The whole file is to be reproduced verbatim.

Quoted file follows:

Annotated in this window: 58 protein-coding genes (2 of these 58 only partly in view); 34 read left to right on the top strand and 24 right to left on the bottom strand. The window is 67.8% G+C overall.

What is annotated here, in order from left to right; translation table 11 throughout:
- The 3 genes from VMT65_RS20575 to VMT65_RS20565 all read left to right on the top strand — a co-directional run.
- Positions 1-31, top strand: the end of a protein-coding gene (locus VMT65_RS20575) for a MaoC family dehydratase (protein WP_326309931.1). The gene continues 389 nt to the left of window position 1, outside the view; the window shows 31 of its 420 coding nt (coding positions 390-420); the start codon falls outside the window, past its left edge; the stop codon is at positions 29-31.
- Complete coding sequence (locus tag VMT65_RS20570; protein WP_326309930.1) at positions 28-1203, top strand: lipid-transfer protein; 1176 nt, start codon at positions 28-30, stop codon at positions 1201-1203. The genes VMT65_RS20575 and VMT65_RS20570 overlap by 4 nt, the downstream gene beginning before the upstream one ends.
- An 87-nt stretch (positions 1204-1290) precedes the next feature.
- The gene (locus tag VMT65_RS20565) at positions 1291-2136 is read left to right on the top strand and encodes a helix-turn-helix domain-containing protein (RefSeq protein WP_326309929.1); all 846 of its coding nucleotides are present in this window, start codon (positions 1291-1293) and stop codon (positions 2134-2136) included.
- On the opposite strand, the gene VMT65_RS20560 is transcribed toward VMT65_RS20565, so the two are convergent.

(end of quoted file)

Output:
Annotated in this window: 58 protein-coding genes (2 of these 58 only partly in view); 34 read left to right on the top strand and 24 right to left on the bottom strand. The window is 67.8% G+C overall.

What is annotated here, in order from left to right; translation table 11 throughout:
- The 3 genes from VMT65_RS20575 to VMT65_RS20565 all read left to right on the top strand — a co-directional run.
- Positions 1-31, top strand: the end of a protein-coding gene (locus VMT65_RS20575) for a MaoC family dehydratase (protein WP_326309931.1). The gene continues 389 nt to the left of window position 1, outside the view; the window shows 31 of its 420 coding nt (coding positions 390-420); the start codon falls outside the window, past its left edge; the stop codon is at positions 29-31.
- Complete coding sequence (locus tag VMT65_RS20570; protein WP_326309930.1) at positions 28-1203, top strand: lipid-transfer protein; 1176 nt, start codon at positions 28-30, stop codon at positions 1201-1203. The genes VMT65_RS20575 and VMT65_RS20570 overlap by 4 nt, the downstream gene beginning before the upstream one ends.
- An 87-nt stretch (positions 1204-1290) precedes the next feature.
- The gene (locus tag VMT65_RS20565) at positions 1291-2136 is read left to right on the top strand and encodes a helix-turn-helix domain-containing protein (RefSeq protein WP_326309929.1); all 846 of its coding nucleotides are present in this window, start codon (positions 1291-1293) and stop codon (positions 2134-2136) included.
- On the opposite strand, the gene VMT65_RS20560 is transcribed toward VMT65_RS20565, so the two are convergent.